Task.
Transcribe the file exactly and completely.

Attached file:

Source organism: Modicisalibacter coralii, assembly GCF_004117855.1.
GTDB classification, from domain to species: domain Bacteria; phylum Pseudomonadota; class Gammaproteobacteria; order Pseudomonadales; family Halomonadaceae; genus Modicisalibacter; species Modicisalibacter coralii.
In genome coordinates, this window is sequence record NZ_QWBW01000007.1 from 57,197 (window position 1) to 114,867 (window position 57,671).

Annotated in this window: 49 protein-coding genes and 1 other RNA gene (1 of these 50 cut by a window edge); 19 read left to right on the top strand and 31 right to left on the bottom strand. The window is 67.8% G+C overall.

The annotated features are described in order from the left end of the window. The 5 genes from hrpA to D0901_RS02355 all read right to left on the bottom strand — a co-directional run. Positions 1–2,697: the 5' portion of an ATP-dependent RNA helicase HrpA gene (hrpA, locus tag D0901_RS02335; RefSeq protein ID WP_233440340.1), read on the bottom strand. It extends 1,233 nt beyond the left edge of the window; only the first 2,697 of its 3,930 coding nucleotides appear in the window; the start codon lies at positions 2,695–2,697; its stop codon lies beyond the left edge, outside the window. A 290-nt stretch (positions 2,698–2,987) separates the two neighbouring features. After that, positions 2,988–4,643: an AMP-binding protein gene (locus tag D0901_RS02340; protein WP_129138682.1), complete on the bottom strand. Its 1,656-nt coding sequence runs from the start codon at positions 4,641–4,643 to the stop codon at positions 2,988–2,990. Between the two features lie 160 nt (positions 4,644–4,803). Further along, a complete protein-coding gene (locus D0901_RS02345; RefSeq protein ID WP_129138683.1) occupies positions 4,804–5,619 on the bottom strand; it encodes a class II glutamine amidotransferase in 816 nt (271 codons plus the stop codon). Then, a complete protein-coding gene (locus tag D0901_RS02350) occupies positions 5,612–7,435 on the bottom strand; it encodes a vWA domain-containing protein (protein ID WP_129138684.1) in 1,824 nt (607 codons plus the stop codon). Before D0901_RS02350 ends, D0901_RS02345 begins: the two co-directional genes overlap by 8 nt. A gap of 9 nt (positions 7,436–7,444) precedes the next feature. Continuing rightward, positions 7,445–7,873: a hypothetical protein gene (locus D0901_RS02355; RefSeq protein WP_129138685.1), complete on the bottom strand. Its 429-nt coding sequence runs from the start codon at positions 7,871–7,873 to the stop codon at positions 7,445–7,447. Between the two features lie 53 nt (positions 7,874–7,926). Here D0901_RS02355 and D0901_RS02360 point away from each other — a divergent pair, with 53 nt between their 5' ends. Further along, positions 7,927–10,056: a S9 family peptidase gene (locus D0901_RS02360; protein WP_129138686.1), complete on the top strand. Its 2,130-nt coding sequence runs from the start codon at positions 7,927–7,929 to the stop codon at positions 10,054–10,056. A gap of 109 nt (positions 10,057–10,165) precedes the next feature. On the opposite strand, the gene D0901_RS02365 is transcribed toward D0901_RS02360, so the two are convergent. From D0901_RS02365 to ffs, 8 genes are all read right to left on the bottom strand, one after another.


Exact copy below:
Source organism: Modicisalibacter coralii, assembly GCF_004117855.1.
GTDB classification, from domain to species: domain Bacteria; phylum Pseudomonadota; class Gammaproteobacteria; order Pseudomonadales; family Halomonadaceae; genus Modicisalibacter; species Modicisalibacter coralii.
In genome coordinates, this window is sequence record NZ_QWBW01000007.1 from 57,197 (window position 1) to 114,867 (window position 57,671).

Annotated in this window: 49 protein-coding genes and 1 other RNA gene (1 of these 50 cut by a window edge); 19 read left to right on the top strand and 31 right to left on the bottom strand. The window is 67.8% G+C overall.

The annotated features are described in order from the left end of the window. The 5 genes from hrpA to D0901_RS02355 all read right to left on the bottom strand — a co-directional run. Positions 1–2,697: the 5' portion of an ATP-dependent RNA helicase HrpA gene (hrpA, locus tag D0901_RS02335; RefSeq protein ID WP_233440340.1), read on the bottom strand. It extends 1,233 nt beyond the left edge of the window; only the first 2,697 of its 3,930 coding nucleotides appear in the window; the start codon lies at positions 2,695–2,697; its stop codon lies beyond the left edge, outside the window. A 290-nt stretch (positions 2,698–2,987) separates the two neighbouring features. After that, positions 2,988–4,643: an AMP-binding protein gene (locus tag D0901_RS02340; protein WP_129138682.1), complete on the bottom strand. Its 1,656-nt coding sequence runs from the start codon at positions 4,641–4,643 to the stop codon at positions 2,988–2,990. Between the two features lie 160 nt (positions 4,644–4,803). Further along, a complete protein-coding gene (locus D0901_RS02345; RefSeq protein ID WP_129138683.1) occupies positions 4,804–5,619 on the bottom strand; it encodes a class II glutamine amidotransferase in 816 nt (271 codons plus the stop codon). Then, a complete protein-coding gene (locus tag D0901_RS02350) occupies positions 5,612–7,435 on the bottom strand; it encodes a vWA domain-containing protein (protein ID WP_129138684.1) in 1,824 nt (607 codons plus the stop codon). Before D0901_RS02350 ends, D0901_RS02345 begins: the two co-directional genes overlap by 8 nt. A gap of 9 nt (positions 7,436–7,444) precedes the next feature. Continuing rightward, positions 7,445–7,873: a hypothetical protein gene (locus D0901_RS02355; RefSeq protein WP_129138685.1), complete on the bottom strand. Its 429-nt coding sequence runs from the start codon at positions 7,871–7,873 to the stop codon at positions 7,445–7,447. Between the two features lie 53 nt (positions 7,874–7,926). Here D0901_RS02355 and D0901_RS02360 point away from each other — a divergent pair, with 53 nt between their 5' ends. Further along, positions 7,927–10,056: a S9 family peptidase gene (locus D0901_RS02360; protein WP_129138686.1), complete on the top strand. Its 2,130-nt coding sequence runs from the start codon at positions 7,927–7,929 to the stop codon at positions 10,054–10,056. A gap of 109 nt (positions 10,057–10,165) precedes the next feature. On the opposite strand, the gene D0901_RS02365 is transcribed toward D0901_RS02360, so the two are convergent. From D0901_RS02365 to ffs, 8 genes are all read right to left on the bottom strand, one after another.